Is Takoyaki Supposed to Be Gooey Inside?

                by Joost Nusselder | Updated:  December 20, 2020

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If you have ever been to Japan, it’s likely you will encounter a food called Takoyaki.

These are popular snacks also called octopus balls.

Basically, they consist of minced octopus and other ingredients coated in a wheat-based batter and molded into a ball shape.

Two images of Takoyaki with the gooey batter and a finished plate of takoyaki octopus balls

When tourists eat Takoyaki, many are disappointed to find out they are gooey inside.

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In fact, there have been a number of forums where people go back and forth wondering whether Takoyaki is supposed to be gooey inside or whether this is just the product of an unskilled chef.

Yes, takoyaki is supposed to be gooey inside. It has a crisp exterior and a soft interior. However, it is not supposed to be runny. If the Takoyaki is runny, it means it is undercooked. But if it is overcooked, it will be too tough.

Read on to find out more about it.

What is Takoyaki?

Takoyaki is a popular Japanese snack or appetizer. It is made from a wheat-based batter that is cooked in a specially molded pan.

It is usually filled with diced or minced octopus, tempura scraps, pickled ginger, and green onion.

The balls are brushed with Takoyaki sauce, which is similar to Worcestershire sauce, and mayonnaise.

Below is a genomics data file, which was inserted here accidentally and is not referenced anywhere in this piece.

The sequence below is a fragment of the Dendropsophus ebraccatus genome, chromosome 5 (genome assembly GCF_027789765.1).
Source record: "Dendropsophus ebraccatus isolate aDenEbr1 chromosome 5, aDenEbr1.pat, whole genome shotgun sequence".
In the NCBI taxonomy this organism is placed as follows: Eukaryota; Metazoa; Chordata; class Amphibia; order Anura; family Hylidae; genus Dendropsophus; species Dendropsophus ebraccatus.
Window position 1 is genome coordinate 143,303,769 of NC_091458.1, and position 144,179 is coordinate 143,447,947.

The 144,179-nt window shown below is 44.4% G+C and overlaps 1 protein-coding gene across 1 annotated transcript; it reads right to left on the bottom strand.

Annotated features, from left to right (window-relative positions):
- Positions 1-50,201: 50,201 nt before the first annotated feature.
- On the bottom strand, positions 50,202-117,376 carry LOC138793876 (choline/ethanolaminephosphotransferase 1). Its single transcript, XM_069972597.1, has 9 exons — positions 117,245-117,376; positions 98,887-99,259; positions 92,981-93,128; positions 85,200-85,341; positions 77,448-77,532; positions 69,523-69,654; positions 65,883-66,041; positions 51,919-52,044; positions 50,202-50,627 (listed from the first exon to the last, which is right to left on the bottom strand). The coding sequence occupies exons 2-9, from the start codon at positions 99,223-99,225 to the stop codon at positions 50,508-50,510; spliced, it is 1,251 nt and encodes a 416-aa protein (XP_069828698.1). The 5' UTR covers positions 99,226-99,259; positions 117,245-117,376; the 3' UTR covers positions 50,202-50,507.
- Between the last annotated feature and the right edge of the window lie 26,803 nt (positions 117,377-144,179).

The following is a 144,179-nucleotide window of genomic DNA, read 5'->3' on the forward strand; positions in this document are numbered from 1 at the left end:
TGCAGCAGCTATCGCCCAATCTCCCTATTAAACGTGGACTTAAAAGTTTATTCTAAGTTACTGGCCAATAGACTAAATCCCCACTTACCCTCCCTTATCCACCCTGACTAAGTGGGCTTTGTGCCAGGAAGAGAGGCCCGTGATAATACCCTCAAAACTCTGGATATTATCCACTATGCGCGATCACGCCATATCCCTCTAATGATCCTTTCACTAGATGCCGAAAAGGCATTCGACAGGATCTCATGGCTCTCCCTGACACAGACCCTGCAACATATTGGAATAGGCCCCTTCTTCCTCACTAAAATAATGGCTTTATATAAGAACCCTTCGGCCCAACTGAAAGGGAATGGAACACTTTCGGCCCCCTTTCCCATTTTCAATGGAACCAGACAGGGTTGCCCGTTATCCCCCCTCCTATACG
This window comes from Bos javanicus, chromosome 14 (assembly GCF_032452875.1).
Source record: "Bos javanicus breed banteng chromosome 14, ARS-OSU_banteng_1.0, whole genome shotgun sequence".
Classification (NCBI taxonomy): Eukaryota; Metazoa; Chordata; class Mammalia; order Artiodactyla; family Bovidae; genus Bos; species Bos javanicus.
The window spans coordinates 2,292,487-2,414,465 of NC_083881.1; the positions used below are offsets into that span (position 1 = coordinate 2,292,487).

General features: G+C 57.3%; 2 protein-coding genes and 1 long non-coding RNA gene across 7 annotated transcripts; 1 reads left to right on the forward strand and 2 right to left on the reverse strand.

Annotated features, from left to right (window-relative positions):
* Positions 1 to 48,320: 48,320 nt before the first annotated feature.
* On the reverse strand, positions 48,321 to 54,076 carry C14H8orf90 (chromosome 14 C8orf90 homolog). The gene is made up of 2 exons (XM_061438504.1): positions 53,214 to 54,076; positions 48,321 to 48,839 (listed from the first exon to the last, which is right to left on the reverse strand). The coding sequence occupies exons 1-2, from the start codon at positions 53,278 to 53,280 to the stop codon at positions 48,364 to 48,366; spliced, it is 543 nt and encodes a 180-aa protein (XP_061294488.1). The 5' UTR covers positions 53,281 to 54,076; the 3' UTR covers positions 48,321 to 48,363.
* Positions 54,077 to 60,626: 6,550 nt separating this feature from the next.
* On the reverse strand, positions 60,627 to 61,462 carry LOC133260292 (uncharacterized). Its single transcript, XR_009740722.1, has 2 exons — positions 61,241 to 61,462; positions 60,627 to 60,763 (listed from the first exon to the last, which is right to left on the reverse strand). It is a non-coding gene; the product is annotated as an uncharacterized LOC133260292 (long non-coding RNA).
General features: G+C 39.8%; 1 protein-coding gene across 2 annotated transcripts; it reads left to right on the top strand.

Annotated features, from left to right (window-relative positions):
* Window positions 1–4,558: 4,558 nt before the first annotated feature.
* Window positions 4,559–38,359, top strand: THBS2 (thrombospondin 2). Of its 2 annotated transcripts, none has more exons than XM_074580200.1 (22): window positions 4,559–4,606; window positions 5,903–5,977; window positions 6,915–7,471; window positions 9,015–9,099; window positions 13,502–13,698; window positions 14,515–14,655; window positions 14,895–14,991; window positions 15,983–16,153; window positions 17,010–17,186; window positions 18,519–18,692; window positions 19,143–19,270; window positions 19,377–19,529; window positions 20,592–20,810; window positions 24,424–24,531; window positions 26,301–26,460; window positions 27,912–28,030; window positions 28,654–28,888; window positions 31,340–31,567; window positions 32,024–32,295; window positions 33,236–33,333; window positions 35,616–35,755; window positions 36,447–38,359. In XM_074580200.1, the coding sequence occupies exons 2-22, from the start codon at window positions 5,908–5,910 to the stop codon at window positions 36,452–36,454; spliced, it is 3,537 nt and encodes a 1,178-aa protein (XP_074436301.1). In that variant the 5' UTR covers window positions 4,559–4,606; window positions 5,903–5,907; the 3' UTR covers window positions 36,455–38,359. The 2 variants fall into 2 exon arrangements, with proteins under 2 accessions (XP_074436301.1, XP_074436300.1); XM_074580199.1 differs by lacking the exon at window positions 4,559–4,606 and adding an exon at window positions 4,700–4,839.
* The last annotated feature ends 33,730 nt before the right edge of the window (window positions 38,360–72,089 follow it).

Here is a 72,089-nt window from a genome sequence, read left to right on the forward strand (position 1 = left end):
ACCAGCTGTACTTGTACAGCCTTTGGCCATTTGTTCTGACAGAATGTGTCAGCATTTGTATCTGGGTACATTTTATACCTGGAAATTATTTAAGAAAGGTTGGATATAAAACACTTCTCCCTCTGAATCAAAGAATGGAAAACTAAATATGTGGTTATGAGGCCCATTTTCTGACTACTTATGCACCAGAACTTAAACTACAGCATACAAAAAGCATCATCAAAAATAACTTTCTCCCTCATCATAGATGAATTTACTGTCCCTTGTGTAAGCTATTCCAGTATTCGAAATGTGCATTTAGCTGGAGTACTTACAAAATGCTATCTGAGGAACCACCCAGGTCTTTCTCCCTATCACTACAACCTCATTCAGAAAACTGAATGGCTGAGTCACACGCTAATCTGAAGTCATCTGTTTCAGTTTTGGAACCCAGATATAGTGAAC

They are then sprinkled with green laver and dried bonito flake shavings.

Is Takoyaki Supposed to Be Gooey Inside?

I’ve looked at a few recipes for Takoyaki and none of them say that the balls are supposed to have a gooey texture. On the other hand, none of them say they will not.

However, if you look at articles that describe how Takoyaki is supposed to taste, you will find out that it has a lightly crisp outside and, yes, it is supposed to be gooey inside.

However, it is not supposed to be runny. If the Takoyaki is runny, it means it is undercooked. But if it is overcooked, it will be too tough.

Takoyaki is not easy to cook and knowing exactly when to turn it will be the difference between whether it is runny, gooey or too tough.

The batter is extremely runny when uncooked and chefs kind of have to chase after it to gather the batter into the balls as they are turning them.

Some recipes will give you an exact time of when you should turn the balls, but it seems like more of a feel thing that takes some trial and error to perfect.

Tasting Takoyaki

Takoyaki’s gooey taste gives it a creamy texture that Japanese love. However, even they will admit it takes some getting used to.

Tourists who have not grown accustomed to the taste wonder if it’s undercooked. But if they are experiencing a gooey, creamy taste, most likely it is not.

Some claim to have eaten Takoyaki that does not have a gooey center.

It has been speculated that the dish is made differently in different parts of Japan and that certain regions prepare it so it is cooked through while others leave the center gooey.

It is unclear whether there is any truth to this theory and there is no information to be found on how Takoyaki is prepared in different parts of Japan.

However, it was popularized in Osaka and that is still the region that is known for the dish.

So if you’re eating Takoyaki in Osaka, you are most likely eating it prepared the way it’s meant to be.

If you’re wondering if that Takoyaki you are tasting is supposed to be gooey inside, you have your answer.

Of course, there is no accounting for tastes. If you don’t like it…don’t eat it!

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Joost Nusselder, the founder of Bite My Bun is a content marketer, dad and loves trying out new food with Japanese food at the heart of his passion, and together with his team he's been creating in-depth blog articles since 2016 to help loyal readers with recipes and cooking tips.